Rides bikes, paddles sea kayaks, takes pictures. Life on the road & my home in Cornwall.
The Green Room
The change in riding environment has been so rapid, and so profound that I still have not fully rationalised it. The memories of the months spent on the high, cold, austere altiplano amongst the volcanos and salt pans feel as if they belong to a different life. The transition from parched desert to dripping cloud forest happened within the space of a mere 40km or so. Sitting in the perpetual sunshine of Cafayate it was possible to anticipate the change, in addition to looking at satellite photos of course while finding trails and route planning, as at times the tops of the clouds could be seen spilling over the peaks of the arid mountains to the east, much like a high tide lapping against the top of the sea wall in the village in which I grew up.
I spent much longer in Cafayate than anticipated, I was quite run down I think when I finally descended off the puna so picked up a cold. Moving on too early and risking a chest infection did not seem the wisest thing to do, and with an abundance of good food, good wine, good beer, and good people to hang out with it was an easy decision, easier than eventually leaving. As a solo traveller the longer I stay in one place then the stronger the friendships formed; a good time was had and I felt quite down saying my goodbyes.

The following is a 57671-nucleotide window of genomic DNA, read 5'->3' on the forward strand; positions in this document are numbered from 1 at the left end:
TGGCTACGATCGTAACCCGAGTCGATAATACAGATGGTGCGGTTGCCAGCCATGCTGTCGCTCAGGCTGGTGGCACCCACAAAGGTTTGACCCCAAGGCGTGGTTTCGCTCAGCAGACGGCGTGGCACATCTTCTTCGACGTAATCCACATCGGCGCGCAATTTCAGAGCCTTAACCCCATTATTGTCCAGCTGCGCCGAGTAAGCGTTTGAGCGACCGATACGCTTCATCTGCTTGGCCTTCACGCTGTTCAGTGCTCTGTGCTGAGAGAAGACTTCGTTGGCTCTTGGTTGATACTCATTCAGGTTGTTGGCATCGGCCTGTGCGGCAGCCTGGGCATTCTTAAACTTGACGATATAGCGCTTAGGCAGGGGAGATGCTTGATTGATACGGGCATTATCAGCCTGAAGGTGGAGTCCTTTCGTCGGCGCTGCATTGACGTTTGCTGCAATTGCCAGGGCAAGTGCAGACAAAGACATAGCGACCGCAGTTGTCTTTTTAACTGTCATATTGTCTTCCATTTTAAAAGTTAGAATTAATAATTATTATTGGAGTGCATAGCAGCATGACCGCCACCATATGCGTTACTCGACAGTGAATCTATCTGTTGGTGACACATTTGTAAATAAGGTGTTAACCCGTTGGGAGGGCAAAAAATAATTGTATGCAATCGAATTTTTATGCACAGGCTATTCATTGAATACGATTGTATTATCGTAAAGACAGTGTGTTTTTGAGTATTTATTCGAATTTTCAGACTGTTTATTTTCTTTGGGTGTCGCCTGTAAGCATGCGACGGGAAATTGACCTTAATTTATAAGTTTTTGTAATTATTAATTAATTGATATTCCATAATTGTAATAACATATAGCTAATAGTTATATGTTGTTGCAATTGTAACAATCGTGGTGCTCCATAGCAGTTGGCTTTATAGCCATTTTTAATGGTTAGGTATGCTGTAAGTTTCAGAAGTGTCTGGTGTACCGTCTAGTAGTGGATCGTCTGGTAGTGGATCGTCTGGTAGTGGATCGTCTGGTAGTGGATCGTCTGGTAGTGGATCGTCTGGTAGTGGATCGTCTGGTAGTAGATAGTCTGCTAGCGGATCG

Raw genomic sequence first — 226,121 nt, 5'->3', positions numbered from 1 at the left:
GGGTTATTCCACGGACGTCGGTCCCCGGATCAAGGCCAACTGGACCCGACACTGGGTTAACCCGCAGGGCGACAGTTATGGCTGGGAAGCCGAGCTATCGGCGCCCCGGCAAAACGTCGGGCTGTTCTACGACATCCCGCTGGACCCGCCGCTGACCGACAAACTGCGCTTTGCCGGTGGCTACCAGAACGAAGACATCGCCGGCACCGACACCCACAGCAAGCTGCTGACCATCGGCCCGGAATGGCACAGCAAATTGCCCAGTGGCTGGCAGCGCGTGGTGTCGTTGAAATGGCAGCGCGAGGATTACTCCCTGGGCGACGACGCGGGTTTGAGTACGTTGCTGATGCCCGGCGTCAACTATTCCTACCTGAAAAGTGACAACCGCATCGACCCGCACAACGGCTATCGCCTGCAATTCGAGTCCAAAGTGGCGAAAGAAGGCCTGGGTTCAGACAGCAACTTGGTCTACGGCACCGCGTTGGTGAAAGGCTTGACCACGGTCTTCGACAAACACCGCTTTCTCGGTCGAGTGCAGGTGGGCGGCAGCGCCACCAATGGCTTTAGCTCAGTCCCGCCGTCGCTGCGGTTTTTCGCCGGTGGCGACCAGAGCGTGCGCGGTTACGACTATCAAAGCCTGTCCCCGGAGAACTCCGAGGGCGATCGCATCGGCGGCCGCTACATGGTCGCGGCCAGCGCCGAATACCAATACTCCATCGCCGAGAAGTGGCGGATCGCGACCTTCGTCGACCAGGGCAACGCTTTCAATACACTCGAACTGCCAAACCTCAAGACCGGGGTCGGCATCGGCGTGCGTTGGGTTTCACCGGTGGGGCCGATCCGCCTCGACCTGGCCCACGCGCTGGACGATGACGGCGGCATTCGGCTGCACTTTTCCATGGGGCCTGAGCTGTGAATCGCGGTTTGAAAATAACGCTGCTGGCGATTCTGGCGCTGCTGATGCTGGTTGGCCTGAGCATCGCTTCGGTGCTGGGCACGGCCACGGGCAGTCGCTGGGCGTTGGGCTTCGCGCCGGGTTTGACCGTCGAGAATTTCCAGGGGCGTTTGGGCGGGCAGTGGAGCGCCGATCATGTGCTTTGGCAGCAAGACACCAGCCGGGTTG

As I write however I’m having a day off in a small town called Frías, in Santiago del Estero province, about 450km into the ride to Córdoba. So far I’m enjoying a look at this part of Argentina, away from the relatively well-known paths through the high Andes. Although not exciting in the way the high altiplano is, the riding here is bringing a different flavour of reward. I do have a few days ahead that are likely to be a bit dull however; in order to reach the sierras and dirt trails of Córdoba province I must cross the vast salt flats that lie across the intersection of Catamarca, Córdoba, and Santiago del Estero provinces. Some 250km of flat, straight line riding. Other than that the only slight difficulty I’m having is language; heading deeper into the heart of Argentina it doesn’t even sound like Spanish anymore…
Frías is a pretty chilled and friendly place. I imagine there’ll be some pics when I next post, hopefully from Córdoba city in another 400-ish km or so.